A state employee accidentally pushed the wrong button during a routine shift change drill on Saturday, broadcasting an incoming missile alert to the people of Hawaii. More than 30 minutes later, officials corrected the statewide alert.
In those minutes in between, many residents believed the state was under attack. And with the ongoing public feud between President Donald Trump and North Korean leader Kim Jong-Un, it’s easy to see why people thought the missile alert was real.
HALEIWA ― On Saturday morning, my fiancé and I were faced with a difficult decision: Should we wait out a nuclear attack from the basement apartment of our home, or should we risk it on the road and drive up to a family member’s house?
As a Hawaii reporter who’s covered the threat of nuclear war with North Korea, I knew we only had up to 15 minutes to seek shelter before the missile hit. I knew that buildings with concrete walls were the safest bet. I knew that you were supposed to stay away from windows and not look directly into the light.
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But that didn’t matter now.
Here I was at 8:08 a.m. on a Saturday reading this alert:
When I read “THIS IS NOT A DRILL,” I ran.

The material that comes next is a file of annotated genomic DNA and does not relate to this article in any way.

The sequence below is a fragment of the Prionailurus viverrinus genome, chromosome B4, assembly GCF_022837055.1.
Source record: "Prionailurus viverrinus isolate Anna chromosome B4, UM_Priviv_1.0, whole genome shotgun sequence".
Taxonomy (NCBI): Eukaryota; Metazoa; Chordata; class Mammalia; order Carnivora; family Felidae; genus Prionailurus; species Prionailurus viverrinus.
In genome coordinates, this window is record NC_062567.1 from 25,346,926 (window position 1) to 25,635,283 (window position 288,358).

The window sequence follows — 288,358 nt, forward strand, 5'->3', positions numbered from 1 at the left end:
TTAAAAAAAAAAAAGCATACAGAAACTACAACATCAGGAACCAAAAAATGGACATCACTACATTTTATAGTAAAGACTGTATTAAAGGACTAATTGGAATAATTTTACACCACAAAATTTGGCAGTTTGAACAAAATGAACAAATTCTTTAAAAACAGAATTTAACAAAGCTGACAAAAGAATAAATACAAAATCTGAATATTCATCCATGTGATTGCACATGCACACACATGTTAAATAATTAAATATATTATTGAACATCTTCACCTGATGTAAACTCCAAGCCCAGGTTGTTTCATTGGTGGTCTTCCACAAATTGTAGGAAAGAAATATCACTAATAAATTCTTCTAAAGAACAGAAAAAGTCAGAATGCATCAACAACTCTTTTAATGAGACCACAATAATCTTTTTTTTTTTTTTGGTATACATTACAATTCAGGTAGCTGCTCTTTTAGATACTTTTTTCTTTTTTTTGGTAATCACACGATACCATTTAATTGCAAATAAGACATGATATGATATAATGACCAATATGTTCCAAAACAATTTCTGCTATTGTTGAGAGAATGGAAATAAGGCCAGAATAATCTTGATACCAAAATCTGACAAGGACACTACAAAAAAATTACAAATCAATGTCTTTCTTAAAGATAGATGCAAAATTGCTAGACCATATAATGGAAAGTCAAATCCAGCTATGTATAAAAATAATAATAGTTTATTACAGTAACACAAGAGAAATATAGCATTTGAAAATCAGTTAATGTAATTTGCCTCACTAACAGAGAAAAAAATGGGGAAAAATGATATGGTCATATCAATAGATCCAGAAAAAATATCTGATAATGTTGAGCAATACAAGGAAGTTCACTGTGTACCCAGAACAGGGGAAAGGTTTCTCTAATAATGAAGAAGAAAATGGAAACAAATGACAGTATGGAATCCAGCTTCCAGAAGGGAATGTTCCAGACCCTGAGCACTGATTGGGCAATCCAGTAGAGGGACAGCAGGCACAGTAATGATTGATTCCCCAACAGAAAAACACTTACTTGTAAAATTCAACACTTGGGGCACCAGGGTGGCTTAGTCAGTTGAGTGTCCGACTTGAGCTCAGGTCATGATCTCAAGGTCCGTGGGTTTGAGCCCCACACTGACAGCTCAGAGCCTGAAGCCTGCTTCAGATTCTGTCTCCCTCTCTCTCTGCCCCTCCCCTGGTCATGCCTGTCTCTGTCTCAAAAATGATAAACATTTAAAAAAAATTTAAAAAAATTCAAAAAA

I was on my way to the beach, but I crashed into our bedroom instead and grabbed Jonathan out of the blankets. I grabbed a sarong (you can’t face a bomb in a bikini), my cellphone, my computer (I knew my editors would want some information soon) and a charger. Jonathan jolted out of bed when I told him there was a missile headed this way. “Not a drill,” I said. “We have to go downstairs.”
I slung a Hydroflask water bottle into my arms, ditched it when it began to spill, and ran downstairs to my neighbor’s apartment. I rushed everyone into her concrete-walled bathroom. I was sitting on the floor smelling the scent of a dirty litter box, and Jonathan was sitting on the tub. My neighbor hadn’t seen the alert, so she didn’t know what was happening. I tried to explain, but I speak fast when I’m nervous. She didn’t understand. I was hugging my laptop, and the charger was tangled in my sarong. Then my oldest sister, who lives in my neighborhood, called. It was 8:09 a.m.
She, her husband and her 5-month-old were about to leave their house to go to her in-law’s place up the road. She insisted we go there too. It’s high up on a hill, she said. There are fruit trees and chickens on the property. It’ll be safer. We’ll all be together.
I asked Jonathan if we should go. “We need to make a decision fast,” I pleaded. “We have less than 15 minutes to get there.”
On the way to Jonathan’s truck, I saw my friend in a towel standing on her porch. She looked confused, and I begged her to go back inside and head to the downstairs unit of her house ― the one with concrete walls and few windows. I felt guilty driving away in a panic, but I didn’t know what else to do. I had my family to get to. It was safer for her to stay put, anyway.